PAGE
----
After completing “The Shoulder Joint” section, you will be able:

  • To describe the 3 bones
  • To explain the 2 joints
  • To summarise the 4 ligaments
  • To identify the 4 rotator cuff muscles and demonstrate their action
  • To validate knowledge by completing the quiz

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3 BONES

The shoulder joint is made from 3 bones:

  • Humerus
  • Clavicle
  • Scapula
  • Shoulder Bones 3
    Bones of The Shoulder Joint
  • Humerus 2
    Humerus
  • Clavicle 1
    Clavicle
  • Scapula2
    Scapula

2 JOINTS

These bones articulate to form 2 joints within the shoulder joint:

 1. Acromioclavicular (AC) joint:

  • Plane synovial (gliding) joint between the clavicle and the acromion of the scapula.

 2. Glenohumeral joint:

  • Ball and socket joint between the humeral head and the glenoid cavity of the scapula.
  • Large humeral head and shallow glenoid cavity, allows mobility however it is unstable.
  • To increase the stability, the labrum, joint capsule (ligaments) and muscles (rotator cuff, deltoid, pectoralis major) surround the glenoid cavity.

 

* Imagine the glenohumeral joint as a golf ball (ball) on a tee (socket). The golf ball is the humeral head, the golf tee is the glenoid cavity. Just like a golf ball on a tee, the joint is unstable which commonly leads to dislocation *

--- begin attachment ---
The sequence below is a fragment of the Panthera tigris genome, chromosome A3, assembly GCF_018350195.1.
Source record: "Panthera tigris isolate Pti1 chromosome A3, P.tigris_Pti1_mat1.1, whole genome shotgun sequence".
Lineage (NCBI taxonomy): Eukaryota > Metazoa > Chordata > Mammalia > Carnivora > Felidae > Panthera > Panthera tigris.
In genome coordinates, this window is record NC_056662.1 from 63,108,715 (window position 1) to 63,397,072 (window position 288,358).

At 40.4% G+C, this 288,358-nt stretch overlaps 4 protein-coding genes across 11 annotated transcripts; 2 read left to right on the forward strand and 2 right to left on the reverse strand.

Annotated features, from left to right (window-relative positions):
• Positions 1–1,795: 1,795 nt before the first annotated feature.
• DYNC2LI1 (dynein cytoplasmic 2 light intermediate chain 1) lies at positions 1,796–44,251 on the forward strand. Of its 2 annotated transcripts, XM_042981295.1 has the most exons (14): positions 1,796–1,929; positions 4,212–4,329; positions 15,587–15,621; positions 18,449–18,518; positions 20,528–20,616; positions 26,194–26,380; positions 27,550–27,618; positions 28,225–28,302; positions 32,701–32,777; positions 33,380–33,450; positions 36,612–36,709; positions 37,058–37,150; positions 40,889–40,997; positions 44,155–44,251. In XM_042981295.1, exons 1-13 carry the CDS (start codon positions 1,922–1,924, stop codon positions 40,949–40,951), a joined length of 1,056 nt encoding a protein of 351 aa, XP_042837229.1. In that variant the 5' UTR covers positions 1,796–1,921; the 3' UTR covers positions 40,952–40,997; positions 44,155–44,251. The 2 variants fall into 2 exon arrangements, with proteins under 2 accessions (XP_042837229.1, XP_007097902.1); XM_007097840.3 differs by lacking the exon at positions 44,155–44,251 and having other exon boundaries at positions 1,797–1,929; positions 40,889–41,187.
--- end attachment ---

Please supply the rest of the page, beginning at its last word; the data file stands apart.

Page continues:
4 LIGAMENTS: (REMEMBER: LIGAMENTS = BONE → BONE) 

  • The joint capsule is a lax fibrous sheath that covers the shoulder joint.
    • The ligaments (1,2,3) of the shoulder joint are thickenings of the joint capsule that provide joint capsule stability.
  • The laxity of the ligaments allows for free movement of the shoulder joint.

There are 4 main ligaments of the shoulder joint:

1. Glenohumeral ligaments:

  • Glenoid cavity → Anterior neck of the humerus.
  • Stabilises the anterior aspect of the shoulder joint.

2. Coroacohumeral ligament:

  • Base of the coracoid process → greater tubercle of the humerus.
  • Strengthens and supports anterior and superior part of the joint capsule.

3. Transverse humeral ligament:

  • Transverse across from greater tubercle of humerus → lesser tubercle of the humerus.
  • Stabilises the tendon of the long head of the bicep muscle.

4. Coracoacromial ligament:

  • Coracoid process → overlies the shoulder joint preventing superior shoulder displacement.

4 ROTATOR CUFF MUSCLES:

The rotator cuff muscles make up the main strength for the stability of the shoulder joint. There are four rotator cuff muscles, that work as a group to hold the large head of the humerus in the shallow glenoid cavity:

TIP: * Mnemonic Alert * The SITS muscles:

  • SSupraspinatus = ABDuction
  • IInfraspinatus = external rotation
  • TTeres Minor = ADDuction and external rotation
  • SSubscapularis = ADDuction and internal rotation

References

Moore K, Dalley A, Agur A. (2014). Clinically Oriented Anatomy. 7th ed. Philadelphia: Wolters Kluwer.

Teach Me Anatomy. (2017). The Shoulder Joint. [online]. Available at: http://teachmeanatomy.info/upper-limb/joints/shoulder/ [accessed 1 March 2017].

Tortora G, Derrickson B. (2011). Principles of Anatomy and Physiology. 13th ed. Chichester: John Wiley & Sons.

 

Image References

Humerus.    Clavicle.   Scapula.   Bones of The Shoulder Joint.   Shoulder Joint 1.   Shoulder Joint 2.   Shoulder Joint 3.   Ligaments 1.   Ligaments 2.   Rotator Cuff Muscles.